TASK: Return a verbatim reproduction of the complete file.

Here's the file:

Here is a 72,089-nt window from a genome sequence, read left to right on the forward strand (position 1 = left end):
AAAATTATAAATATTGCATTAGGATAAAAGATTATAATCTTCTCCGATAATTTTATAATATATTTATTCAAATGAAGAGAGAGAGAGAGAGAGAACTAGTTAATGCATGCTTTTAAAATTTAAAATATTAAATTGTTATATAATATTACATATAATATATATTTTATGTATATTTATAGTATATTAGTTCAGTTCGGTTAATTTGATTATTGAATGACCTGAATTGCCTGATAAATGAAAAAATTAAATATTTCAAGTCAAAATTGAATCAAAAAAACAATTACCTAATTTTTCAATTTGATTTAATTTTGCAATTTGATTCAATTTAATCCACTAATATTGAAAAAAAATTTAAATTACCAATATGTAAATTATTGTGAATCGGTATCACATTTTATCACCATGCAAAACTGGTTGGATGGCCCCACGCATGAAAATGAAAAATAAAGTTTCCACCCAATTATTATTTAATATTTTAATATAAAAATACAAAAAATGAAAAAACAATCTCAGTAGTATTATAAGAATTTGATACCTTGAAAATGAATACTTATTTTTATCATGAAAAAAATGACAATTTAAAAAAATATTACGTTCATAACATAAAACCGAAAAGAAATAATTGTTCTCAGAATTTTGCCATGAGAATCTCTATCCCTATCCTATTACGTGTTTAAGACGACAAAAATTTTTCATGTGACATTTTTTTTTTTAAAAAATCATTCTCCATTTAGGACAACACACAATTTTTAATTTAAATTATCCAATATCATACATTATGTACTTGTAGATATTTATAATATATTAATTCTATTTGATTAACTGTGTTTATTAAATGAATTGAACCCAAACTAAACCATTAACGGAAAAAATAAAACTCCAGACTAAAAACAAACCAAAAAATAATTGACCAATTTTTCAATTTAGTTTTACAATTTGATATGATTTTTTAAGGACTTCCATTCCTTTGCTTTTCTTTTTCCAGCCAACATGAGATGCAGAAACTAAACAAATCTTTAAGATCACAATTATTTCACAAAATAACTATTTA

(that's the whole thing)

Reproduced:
Here is a 72,089-nt window from a genome sequence, read left to right on the forward strand (position 1 = left end):
AAAATTATAAATATTGCATTAGGATAAAAGATTATAATCTTCTCCGATAATTTTATAATATATTTATTCAAATGAAGAGAGAGAGAGAGAGAGAACTAGTTAATGCATGCTTTTAAAATTTAAAATATTAAATTGTTATATAATATTACATATAATATATATTTTATGTATATTTATAGTATATTAGTTCAGTTCGGTTAATTTGATTATTGAATGACCTGAATTGCCTGATAAATGAAAAAATTAAATATTTCAAGTCAAAATTGAATCAAAAAAACAATTACCTAATTTTTCAATTTGATTTAATTTTGCAATTTGATTCAATTTAATCCACTAATATTGAAAAAAAATTTAAATTACCAATATGTAAATTATTGTGAATCGGTATCACATTTTATCACCATGCAAAACTGGTTGGATGGCCCCACGCATGAAAATGAAAAATAAAGTTTCCACCCAATTATTATTTAATATTTTAATATAAAAATACAAAAAATGAAAAAACAATCTCAGTAGTATTATAAGAATTTGATACCTTGAAAATGAATACTTATTTTTATCATGAAAAAAATGACAATTTAAAAAAATATTACGTTCATAACATAAAACCGAAAAGAAATAATTGTTCTCAGAATTTTGCCATGAGAATCTCTATCCCTATCCTATTACGTGTTTAAGACGACAAAAATTTTTCATGTGACATTTTTTTTTTTAAAAAATCATTCTCCATTTAGGACAACACACAATTTTTAATTTAAATTATCCAATATCATACATTATGTACTTGTAGATATTTATAATATATTAATTCTATTTGATTAACTGTGTTTATTAAATGAATTGAACCCAAACTAAACCATTAACGGAAAAAATAAAACTCCAGACTAAAAACAAACCAAAAAATAATTGACCAATTTTTCAATTTAGTTTTACAATTTGATATGATTTTTTAAGGACTTCCATTCCTTTGCTTTTCTTTTTCCAGCCAACATGAGATGCAGAAACTAAACAAATCTTTAAGATCACAATTATTTCACAAAATAACTATTTA